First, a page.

Goldman Sachs and Morgan Stanley are among banks scaling back plans and profit goals as a deteriorating geopolitical climate and President Xi Jinping’s willingness to sacrifice economic priorities for security concerns rock the private sector and throttle dealmaking. Bloomberg/ More drastic jobs cuts are being eyed at the biggest banks. [Translation: "They could not compete in China's strictly regulated market"]. Read more →

China’s loans pushing world’s poorest countries to brink of collapse / AP
“A dozen poor countries are facing economic instability and even collapse under the weight of hundreds of billions of dollars in foreign loans, much of them from the world’s biggest and most unforgiving government lender, China.  [Translation: "Western lenders account for 90% of the loans but don't want to take a haircut"]. Read more →


A June 1951 US Air Force Staff Study on chemical & biological warfare stated "1. BW & CW offer a tremendous military potentiality against the overwhelming manpower superiority of the Soviet Union. 2. It may be necessary to use BW against the Chinese suddenly”. Besides clandestine forms of funding their secret weapons, this article examines other ways in which the BW program was kept secret, including the use of unwritten orders, the false labeling of weapons during shipment, and extraordinary security procedures taken during the movement of such materials. Read full article →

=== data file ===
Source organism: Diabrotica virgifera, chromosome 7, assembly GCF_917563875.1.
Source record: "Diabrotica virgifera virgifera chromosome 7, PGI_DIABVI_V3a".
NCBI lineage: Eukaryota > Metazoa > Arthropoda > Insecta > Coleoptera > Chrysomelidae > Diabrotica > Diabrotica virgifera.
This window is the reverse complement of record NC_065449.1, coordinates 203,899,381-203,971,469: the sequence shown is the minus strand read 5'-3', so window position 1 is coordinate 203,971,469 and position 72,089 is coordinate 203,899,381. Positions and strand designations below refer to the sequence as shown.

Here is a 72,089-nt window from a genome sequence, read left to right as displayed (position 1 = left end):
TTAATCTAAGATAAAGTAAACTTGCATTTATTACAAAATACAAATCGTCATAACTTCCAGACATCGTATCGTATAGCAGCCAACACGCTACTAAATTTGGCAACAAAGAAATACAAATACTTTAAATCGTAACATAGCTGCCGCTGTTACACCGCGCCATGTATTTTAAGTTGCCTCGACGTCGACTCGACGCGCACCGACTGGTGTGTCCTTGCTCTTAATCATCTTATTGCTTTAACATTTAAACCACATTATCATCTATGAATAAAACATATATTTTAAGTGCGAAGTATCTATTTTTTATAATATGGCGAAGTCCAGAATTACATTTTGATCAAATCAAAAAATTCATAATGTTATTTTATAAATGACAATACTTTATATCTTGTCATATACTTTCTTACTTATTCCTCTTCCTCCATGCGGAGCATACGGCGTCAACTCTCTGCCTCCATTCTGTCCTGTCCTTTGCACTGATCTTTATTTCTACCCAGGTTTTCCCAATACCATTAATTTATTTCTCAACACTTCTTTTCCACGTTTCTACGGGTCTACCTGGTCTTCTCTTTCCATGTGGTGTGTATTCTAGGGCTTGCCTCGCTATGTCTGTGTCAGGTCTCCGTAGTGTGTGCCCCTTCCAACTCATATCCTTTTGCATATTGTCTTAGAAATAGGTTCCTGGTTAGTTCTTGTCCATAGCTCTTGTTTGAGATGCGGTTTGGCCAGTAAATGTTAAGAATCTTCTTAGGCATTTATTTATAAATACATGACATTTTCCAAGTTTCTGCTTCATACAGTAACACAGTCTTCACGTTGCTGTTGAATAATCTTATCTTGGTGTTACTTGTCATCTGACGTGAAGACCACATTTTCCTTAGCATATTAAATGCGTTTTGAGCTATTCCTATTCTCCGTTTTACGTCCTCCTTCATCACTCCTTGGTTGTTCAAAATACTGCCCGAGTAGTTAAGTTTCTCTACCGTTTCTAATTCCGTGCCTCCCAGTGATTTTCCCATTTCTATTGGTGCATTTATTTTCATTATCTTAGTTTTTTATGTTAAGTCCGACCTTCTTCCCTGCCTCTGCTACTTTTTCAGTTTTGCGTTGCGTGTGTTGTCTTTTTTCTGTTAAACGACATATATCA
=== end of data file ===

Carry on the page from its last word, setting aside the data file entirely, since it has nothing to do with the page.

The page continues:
On this Day in 1999, U.S. President Bill Clinton Apologized to Chinese Leader Zemin for Bombing Belgrade Embassy. It was the only target that the CIA designated in the course of the EU's invasion of Yugoslavia. Read full article →

November 1996: “British officials stated, repeatedly, that London is determined to bring about the breakup of China. Sir Leon Brittan MP in Beijing, at conference sponsored by the PRC, threatened his hosts with strategic destabilizations of its environment if China did not abandon its commitment to building a trans-Eurasia land bridge to western Europe and the Middle East.” Read full article →

Britain declared war on China on this day in 1857 to protect its drugs trade. Britain was the largest drug trafficker the world has seen and, in order to safeguard their trade, they bombarded Chinese cities and razed historical sites. Read full article →

Why do the 'ghost city' stories perpetuate? Perhaps it’s because people in western countries are unable to comprehend the implications of China’s massive and urbanizing population. Just Henan province alone has 100 million people, which is equivalent to nearly one-third of the entire population of the United States (325 million) and four times the population of the whole of Australia (24 million, the same as just the Chinese city of Shanghai). Or perhaps it’s a way of masking jealous fears about the future in western countries, for example in response to the rise of ghost towns in the tragically decaying world of America’s industrial heartlands. Or perhaps it’s just plain old stereotyping, with “Westerners … so convinced China is a dystopian hellscape they’ll share anything that confirms it.”  Read full article →